Millions of dollars have been saved using lean construction practices at the San Diego Community College District, according to a report released Monday by Umstot Project and Facilities Solutions.
Lean construction is the application of principles and practices to eliminate waste and deliver greater value to the customer for capital construction projects.
More than $13.6 million was saved on 15 projects — $900,000 on average per project — that used lean construction practices and building information modeling between 2007 and January 2014.
The report looked at 35 renovation and new construction facilities totaling $584 million between 2007 and January 2014. Some 20 of the projects did not use lean construction practices.
Project savings amounted to an additional $7.7 million, and maintenance costs were reduced by 53 percent over three years, according to "The Metrics of Public Owner Success in Lean Design, Construction and Facilities Operations and Maintenance" research paper.
David Umstot, vice chancellor of facilities management for the San Diego Community College District from 2007-13 and co-author of the paper, said he hoped the results of the research would show owners that there is a more efficient way to build.
“We want people to have a data base about lean construction so they can make informed decisions on how they build projects,” said Umstot, president and co-owner of Umstot Project and Facilities Solutions.
The rate of change orders dropped from 7.73 percent to 4.43 percent when lean construction practices were used on new or renovation projects for the San Diego Community College District.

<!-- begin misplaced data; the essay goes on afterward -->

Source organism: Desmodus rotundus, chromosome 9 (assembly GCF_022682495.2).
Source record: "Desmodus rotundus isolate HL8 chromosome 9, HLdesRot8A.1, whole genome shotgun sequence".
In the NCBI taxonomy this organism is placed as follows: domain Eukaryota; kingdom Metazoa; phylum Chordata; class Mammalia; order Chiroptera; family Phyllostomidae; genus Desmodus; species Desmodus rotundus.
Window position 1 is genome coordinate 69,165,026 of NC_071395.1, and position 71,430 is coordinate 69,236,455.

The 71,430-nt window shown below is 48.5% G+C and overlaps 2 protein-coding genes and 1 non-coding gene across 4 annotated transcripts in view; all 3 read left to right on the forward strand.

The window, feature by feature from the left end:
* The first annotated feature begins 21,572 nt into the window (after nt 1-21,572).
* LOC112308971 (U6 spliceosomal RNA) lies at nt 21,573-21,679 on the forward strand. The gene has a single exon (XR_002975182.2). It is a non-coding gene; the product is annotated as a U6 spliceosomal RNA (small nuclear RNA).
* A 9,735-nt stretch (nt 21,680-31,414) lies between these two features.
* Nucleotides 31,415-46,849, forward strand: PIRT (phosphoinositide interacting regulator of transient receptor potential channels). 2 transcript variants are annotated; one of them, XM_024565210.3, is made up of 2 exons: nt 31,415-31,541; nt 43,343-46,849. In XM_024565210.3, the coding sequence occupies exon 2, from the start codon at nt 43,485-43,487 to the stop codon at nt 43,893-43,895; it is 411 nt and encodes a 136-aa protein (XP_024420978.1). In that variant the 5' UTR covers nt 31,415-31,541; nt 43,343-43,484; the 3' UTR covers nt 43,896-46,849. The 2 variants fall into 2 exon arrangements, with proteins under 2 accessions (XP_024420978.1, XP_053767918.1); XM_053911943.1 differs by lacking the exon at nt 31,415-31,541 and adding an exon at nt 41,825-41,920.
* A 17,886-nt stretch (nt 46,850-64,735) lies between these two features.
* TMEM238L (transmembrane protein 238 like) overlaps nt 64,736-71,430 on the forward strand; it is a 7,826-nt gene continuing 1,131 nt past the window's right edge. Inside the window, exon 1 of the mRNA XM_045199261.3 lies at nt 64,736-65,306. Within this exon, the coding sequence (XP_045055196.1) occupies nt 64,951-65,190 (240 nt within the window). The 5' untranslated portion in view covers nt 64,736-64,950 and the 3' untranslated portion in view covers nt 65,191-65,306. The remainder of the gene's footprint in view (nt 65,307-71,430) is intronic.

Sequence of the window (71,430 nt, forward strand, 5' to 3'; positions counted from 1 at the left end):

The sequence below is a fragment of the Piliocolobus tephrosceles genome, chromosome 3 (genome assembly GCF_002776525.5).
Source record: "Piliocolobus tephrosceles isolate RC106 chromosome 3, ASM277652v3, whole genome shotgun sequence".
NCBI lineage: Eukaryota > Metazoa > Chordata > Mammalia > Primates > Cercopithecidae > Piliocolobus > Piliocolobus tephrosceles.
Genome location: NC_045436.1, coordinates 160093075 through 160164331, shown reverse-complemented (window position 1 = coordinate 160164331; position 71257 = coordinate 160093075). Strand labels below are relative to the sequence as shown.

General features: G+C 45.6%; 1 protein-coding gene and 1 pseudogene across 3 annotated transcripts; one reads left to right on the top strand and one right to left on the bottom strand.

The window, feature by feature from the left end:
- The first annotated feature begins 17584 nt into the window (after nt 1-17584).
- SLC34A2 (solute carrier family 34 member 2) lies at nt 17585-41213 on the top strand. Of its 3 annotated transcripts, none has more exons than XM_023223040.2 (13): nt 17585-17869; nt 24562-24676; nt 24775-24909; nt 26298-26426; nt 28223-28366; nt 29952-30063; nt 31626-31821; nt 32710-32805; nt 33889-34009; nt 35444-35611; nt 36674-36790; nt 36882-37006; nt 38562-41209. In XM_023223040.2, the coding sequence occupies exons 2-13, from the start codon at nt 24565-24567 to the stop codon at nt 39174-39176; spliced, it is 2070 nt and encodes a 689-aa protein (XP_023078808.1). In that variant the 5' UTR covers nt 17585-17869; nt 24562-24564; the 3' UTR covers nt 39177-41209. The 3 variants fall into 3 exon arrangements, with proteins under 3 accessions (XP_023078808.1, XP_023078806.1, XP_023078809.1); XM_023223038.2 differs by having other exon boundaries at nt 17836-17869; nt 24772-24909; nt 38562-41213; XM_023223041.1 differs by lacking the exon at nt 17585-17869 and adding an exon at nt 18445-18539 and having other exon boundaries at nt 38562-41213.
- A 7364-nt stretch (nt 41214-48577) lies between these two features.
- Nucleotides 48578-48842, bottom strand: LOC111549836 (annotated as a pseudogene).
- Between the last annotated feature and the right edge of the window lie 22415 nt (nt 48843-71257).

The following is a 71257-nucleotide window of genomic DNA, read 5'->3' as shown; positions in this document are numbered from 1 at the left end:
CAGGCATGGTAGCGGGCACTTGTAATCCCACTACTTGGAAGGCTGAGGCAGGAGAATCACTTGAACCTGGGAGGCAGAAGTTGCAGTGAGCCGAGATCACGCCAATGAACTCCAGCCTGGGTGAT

“This really drives into what we are trying to do with lean construction,” Umstot said. “We want fewer busts between subs conflicting with each other, so using building information modeling and (software) clash detection prior to construction can eliminate potential problems on the jobsite.”
Three of the 15 projects that used lean construction were completed on the original contract’s stated date; one of the 20 projects that did not use lean construction came in on time.
Umstot said he wanted to show with these numbers that the old way of having someone offsite in an office, away from the active construction, is an ineffective way to formulate a construction schedule.
“We need to use the last-planner system,” he said. “We need to have crewmen and a foreman that are actually doing the construction work onsite, making the schedule in a collaborative manner and making those commitments to finish the work.”
Umstot went on to say that from 85 to 90 percent of the work is done on time when using the last-planner system, compared to an average 54 percent when using a scheduler who inputs numbers into a computer to formulate an estimate.
The paper was written with Dan Fauchier, senior lean consultant with the ReAlignment Group and Dr. Thais da C.L. Alves, assistant professor of the J.R. Filanc Construction Engineering and Management Program at San Diego State University.
Lean construction principles began to be used in 2008 because projects were coming in over budget for the Community College District’s $1.555 billion voter-approved capital bond program.
The use of target-value design helped deliver greener buildings, improved budget performance and reduced future maintenance costs.
Target-value design is an approach where the budget is published at the beginning of the project. The owner, design team, builder and specialty trades work together to use building information modeling and other tools to make decisions within the budget.
The use of target-value design helped increase the number of LEED Gold-certified buildings from 20 percent to 44 percent.
Target-value design also reduced energy consumption and future maintenance costs from $3.93 to $1.46 a square foot over a three-year period, resulting in savings of $13.3 million.
Umstot presented the paper in late June at the 2014 International Group for Lean Construction Conference in Oslo, Norway.
Representatives from more than 30 countries shared research and best management practices related to lean construction.
“We had a lot of interest in the numbers because not a lot of research has been done for this size of a program like at the San Diego Community College District,” Umstot said, “even though the conclusion didn’t surprise anyone because they expected those results.”